If anything it can be easier eating with people cos I feel more in control, even though I’m not more in control now anyway it’s, a lot better, you know. It’s, it’s more if I’m on my own that it’s harder but, like as in completely alone but, you know, if I’m with people then, I don’t, I feel, I kind of feel safe with what I’m eating I can think, you know, ‘this is okay, I’m out” and cos that was always a bit of an issue, you know, portion sizes and, mixing foods and things I always struggled with. But having, if I’m with people and, I can see what other people are eating I think that then I think, can think ‘okay this is the, I’m doing the right thing’.


Jasmin’s doctor didn’t understand that even if she didn’t look underweight she was still unwell....

I think one misconception that, I have struggled with, because I know that a lot people would think it is that everyone with eating disorders are really underweight. Because at times where I was struggling, when I was like recovering and I had regained weight but I was struggling, but I’d be too worried to talk to people about it because I felt like they’d think I was overreacting or something because I wasn’t underweight. I know one of my teachers, one of my dance teachers who had noticed me; she was the first person to say something about me losing loads of weight. And then I’d, once I’d regained it I then was struggling again but as I, they’d already regained this weight and then she spoke to me, she was like, “I don’t understand because, you know, you seem so much better lately, and you look really healthy so I thought you, you know, I thought you were better.” She just assumed that I was suddenly better and obviously you go into recovery you regain weight but you’re not better for a while there’s a lot to deal with.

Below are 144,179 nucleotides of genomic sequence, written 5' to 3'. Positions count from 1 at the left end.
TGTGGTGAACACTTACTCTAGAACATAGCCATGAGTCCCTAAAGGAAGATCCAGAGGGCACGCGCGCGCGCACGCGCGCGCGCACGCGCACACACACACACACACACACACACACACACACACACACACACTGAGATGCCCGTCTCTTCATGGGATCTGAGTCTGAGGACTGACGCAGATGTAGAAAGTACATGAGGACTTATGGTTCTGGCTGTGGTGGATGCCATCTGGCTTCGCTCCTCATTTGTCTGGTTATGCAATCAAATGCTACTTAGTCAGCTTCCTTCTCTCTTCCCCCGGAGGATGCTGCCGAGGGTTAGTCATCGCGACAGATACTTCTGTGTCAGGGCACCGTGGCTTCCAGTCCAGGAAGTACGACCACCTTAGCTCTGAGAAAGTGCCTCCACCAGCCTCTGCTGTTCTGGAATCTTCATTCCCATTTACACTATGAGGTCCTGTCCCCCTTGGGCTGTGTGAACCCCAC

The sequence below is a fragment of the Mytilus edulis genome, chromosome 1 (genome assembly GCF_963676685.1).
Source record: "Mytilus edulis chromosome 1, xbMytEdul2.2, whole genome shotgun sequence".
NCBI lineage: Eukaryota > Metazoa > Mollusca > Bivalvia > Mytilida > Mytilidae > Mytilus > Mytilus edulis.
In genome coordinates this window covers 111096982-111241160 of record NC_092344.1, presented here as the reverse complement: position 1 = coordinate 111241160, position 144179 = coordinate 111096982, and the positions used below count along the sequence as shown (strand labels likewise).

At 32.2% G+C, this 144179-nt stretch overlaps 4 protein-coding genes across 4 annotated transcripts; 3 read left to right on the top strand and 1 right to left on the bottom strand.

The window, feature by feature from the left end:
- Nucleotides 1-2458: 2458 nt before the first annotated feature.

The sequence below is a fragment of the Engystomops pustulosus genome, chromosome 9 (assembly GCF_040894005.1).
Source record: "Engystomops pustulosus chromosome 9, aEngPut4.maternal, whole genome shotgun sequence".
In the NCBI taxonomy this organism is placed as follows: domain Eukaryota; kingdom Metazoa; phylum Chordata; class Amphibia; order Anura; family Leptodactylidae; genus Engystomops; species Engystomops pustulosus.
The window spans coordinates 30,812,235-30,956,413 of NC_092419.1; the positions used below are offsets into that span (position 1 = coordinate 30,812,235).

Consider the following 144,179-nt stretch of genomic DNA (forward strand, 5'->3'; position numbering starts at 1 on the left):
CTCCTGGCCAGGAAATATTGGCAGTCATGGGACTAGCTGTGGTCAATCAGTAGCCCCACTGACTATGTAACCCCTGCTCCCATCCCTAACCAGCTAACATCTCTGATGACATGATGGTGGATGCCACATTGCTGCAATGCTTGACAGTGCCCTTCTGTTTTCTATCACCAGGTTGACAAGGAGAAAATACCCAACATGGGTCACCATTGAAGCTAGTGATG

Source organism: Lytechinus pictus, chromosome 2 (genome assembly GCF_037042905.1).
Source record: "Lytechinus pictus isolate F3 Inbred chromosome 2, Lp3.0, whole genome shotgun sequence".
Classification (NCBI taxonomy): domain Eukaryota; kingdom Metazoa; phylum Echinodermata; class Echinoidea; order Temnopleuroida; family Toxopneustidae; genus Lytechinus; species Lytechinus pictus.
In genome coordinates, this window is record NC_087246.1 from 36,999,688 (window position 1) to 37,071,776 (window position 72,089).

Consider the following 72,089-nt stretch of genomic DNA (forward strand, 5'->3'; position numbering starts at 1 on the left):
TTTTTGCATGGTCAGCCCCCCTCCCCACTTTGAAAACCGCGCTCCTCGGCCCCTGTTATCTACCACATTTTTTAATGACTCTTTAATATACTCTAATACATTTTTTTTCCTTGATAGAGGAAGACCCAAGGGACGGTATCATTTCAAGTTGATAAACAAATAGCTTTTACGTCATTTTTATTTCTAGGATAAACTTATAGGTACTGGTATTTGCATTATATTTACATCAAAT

I even had a problem with a doctor when, the relapse happened I had to go back to her a couple of times because, you know, I was still waiting and, it was really bothering me but she was like, “Well you haven’t lost any weight and you look fine.” And it was almost as if, you know, she was like ‘you need to deal with it’, and was quite insensitive about the situation just because I looked fine, and it’s like, ‘well I might look fine but it doesn’t mean that I am’, I might not be losing weight. So just the fact that yeah that’s a main one cos it almost made me feel like I need to lose weight and then go back to the doctor for her to take me seriously.